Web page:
Most opposition parties feel that this is the Congress’s effort at pre-poll positioning. At present, many regional parties do not see a lead role for the Congress in an opposition alliance. A rude reminder of this came promptly from Mayawati, who announced that the Bahujan Samaj Party was ready to contest all seats in Madhya Pradesh, Rajasthan and Chhattisgarh. “We will not be in an alliance if we are not offered a respectable number of seats,” she said, also warning that the same could apply to Uttar Pradesh. This came at a time when top Congress sources claimed that the basic architecture of the opposition alliance was in place in Uttar Pradesh and Bihar.
Also, Mamata has launched her own efforts to form a federal front against Modi, and has planned a grand show of opposition unity in Kolkata in January next year. “Mamata Banerjee is one of the seniormost leaders in this matrix.... It is natural that people are looking at her when it comes to New Delhi in 2019,” said Trinamool Congress leader Derek O’Brien.
Rashtriya Janata Dal’s Tejashwi Yadav, a staunch supporter of Rahul, said it was too early to talk about the face of the opposition alliance. “There are many important leaders among the opposition parties. Also, if we remain entangled in our egos, as to who will give seats to whom, or who will be the face of the alliance, we will not be able to save the nation,” he said.
Samajwadi Party leader Rajendra Chaudhary, however, maintains that the leader of the alliance can be decided only after the elections. “As far as any political party declaring someone as its face for the elections, it is that party’s individual decision,” he said. “And it is not expected to create any hurdles for opposition alliances to be formed.”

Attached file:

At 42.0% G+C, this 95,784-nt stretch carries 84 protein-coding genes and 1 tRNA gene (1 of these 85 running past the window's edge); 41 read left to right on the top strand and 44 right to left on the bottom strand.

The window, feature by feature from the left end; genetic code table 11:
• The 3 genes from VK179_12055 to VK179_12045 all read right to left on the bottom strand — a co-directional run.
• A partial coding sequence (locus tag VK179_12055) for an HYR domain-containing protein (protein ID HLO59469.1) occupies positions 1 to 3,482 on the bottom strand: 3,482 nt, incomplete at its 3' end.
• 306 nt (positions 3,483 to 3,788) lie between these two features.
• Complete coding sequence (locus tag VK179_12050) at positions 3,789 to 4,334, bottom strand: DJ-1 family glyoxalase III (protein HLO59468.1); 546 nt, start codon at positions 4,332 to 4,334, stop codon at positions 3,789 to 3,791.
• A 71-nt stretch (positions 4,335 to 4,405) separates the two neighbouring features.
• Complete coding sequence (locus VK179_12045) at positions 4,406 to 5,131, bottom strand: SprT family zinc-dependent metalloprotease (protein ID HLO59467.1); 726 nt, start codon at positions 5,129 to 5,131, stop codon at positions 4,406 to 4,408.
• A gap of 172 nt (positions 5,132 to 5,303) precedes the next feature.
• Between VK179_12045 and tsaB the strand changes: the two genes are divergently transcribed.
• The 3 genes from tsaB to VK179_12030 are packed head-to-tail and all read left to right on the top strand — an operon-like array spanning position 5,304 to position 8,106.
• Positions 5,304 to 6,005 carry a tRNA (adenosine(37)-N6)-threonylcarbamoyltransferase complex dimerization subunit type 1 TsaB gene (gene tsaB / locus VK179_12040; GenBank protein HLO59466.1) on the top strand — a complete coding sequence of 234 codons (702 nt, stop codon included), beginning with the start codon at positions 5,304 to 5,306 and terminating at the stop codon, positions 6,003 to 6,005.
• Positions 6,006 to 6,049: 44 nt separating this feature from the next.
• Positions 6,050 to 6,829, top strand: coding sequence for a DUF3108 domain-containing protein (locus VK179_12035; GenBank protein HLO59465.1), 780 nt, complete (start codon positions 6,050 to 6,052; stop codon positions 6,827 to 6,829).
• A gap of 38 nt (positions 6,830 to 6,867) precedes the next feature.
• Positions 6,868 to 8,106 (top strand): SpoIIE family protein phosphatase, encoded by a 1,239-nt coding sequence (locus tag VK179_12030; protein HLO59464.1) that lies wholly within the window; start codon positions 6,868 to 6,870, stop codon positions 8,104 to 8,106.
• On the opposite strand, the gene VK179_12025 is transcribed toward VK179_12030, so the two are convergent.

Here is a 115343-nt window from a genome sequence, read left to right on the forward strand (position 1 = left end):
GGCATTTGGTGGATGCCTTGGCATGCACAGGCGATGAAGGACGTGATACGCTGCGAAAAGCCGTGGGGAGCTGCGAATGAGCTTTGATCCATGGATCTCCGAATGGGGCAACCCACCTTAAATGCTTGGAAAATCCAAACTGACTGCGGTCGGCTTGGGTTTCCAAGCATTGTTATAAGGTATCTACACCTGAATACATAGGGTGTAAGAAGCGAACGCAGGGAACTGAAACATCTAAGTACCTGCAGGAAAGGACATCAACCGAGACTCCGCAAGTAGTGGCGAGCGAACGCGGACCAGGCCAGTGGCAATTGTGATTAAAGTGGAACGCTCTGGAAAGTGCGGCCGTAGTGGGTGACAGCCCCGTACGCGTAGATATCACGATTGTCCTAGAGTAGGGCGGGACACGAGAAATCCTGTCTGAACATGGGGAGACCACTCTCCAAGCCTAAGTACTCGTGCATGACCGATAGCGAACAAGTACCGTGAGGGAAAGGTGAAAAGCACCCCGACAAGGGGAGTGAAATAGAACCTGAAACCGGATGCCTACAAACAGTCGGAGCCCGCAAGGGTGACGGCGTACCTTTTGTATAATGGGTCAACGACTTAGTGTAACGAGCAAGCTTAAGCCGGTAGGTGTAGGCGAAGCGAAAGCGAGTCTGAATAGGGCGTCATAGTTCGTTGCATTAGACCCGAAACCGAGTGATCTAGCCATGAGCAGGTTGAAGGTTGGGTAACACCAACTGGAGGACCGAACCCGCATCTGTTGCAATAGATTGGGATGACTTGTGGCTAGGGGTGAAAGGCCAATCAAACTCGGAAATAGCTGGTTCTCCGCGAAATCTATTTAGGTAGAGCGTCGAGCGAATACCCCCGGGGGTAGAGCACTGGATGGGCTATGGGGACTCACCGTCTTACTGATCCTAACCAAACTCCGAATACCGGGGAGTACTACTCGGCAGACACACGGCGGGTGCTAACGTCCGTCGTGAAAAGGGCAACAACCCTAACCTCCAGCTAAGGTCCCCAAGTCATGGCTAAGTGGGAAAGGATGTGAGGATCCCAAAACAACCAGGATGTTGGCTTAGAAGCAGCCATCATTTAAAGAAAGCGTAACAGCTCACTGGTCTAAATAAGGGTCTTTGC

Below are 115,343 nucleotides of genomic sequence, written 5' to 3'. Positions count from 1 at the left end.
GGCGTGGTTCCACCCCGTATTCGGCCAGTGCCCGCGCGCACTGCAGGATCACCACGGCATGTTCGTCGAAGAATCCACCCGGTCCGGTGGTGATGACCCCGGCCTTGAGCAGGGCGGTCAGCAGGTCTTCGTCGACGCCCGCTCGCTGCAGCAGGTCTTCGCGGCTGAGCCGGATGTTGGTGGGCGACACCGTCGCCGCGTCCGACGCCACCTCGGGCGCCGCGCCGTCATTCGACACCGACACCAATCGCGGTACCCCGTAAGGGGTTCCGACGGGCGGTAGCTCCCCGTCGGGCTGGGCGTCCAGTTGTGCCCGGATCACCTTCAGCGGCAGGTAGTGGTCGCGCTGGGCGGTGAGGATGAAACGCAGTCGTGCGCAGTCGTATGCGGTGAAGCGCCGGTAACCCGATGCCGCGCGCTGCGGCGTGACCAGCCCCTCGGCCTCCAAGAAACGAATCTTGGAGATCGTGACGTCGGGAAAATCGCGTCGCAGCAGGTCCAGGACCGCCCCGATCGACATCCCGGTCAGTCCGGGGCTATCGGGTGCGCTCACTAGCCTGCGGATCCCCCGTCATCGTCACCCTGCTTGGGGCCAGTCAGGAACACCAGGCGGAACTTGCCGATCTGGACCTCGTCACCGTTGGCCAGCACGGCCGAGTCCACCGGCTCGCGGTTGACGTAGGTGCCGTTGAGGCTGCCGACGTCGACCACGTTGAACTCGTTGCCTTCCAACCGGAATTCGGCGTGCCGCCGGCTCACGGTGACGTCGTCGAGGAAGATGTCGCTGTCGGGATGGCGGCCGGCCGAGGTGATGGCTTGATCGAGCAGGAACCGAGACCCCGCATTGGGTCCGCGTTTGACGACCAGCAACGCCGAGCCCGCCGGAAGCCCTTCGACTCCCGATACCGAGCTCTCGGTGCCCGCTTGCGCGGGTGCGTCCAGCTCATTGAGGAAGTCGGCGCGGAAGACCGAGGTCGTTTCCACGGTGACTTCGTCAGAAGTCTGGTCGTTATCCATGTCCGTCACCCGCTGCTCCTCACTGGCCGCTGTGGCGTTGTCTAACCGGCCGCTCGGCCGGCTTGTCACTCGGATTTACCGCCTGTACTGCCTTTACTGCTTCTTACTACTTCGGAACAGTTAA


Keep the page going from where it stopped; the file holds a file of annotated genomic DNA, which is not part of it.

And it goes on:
Sources close to Rahul say that the Congress is ready to back any other opposition leader for the top post if the situation so demands. Rahul’s task is cut out in terms of forming alliances, as depicted by Mayawati’s hard bargain. While Mayawati has demanded a share in Rajasthan, the Congress feels it can do well on its own there. Alliances are in place in Maharashtra, Karnataka, Bihar and Kerala. In West Bengal, the state unit of the Congress is divided over whether the party should ally with the Trinamool or the left, with the balance tilted towards the latter.
The Congress, however, would find it difficult to form an anti-BJP alliance in Odisha. Biju Janata Dal leader Pinaki Misra ruled out the possibility of the party getting into an alliance for the coming elections. “The BJD is at 50 per cent vote share. The Congress and the BJP together are at 45 per cent. And they will not come together. So, we do not need to get into an alliance,” he said.
In Andhra Pradesh, the Congress has announced that it will go it alone. Both the ruling Telugu Desam Party and Jaganmohan Reddy’s YSR Congress have so far shown no interest in allying with it. In Delhi, the Congress finds itself sidelined politically, but tying up with the Aam Aadmi Party would mean ceding further space to Arvind Kejriwal’s party.
Meanwhile, experts say the assembly elections in Rajasthan, Madhya Pradesh and Chhattisgarh, which will primarily be a Congress vs BJP contest, will decide how much heft the Congress will have as convener of opposition unity. “The Congress can project Rahul as its PM face. However, it all depends on the results of the assembly elections. If the Congress fails to win any major state, it will have to eat humble pie,” said Abhay Kumar Dubey of the Centre for Study of Developing Societies.
As for the BJP, ally trouble is a near and present danger. The no-confidence motion was initiated by ex-ally TDP. And, the Shiv Sena abstained from voting. The Sena has been maintaining an ambiguous stance with regard to the NDA government, and BJP president Amit Shah has asked party members in Maharashtra to be ready to contest alone.
While it is still being debated as to who won the battle of perception in the no-confidence motion, the fight before the Lok Sabha polls is bound to get more interesting.
WITH PRATUL SHARMA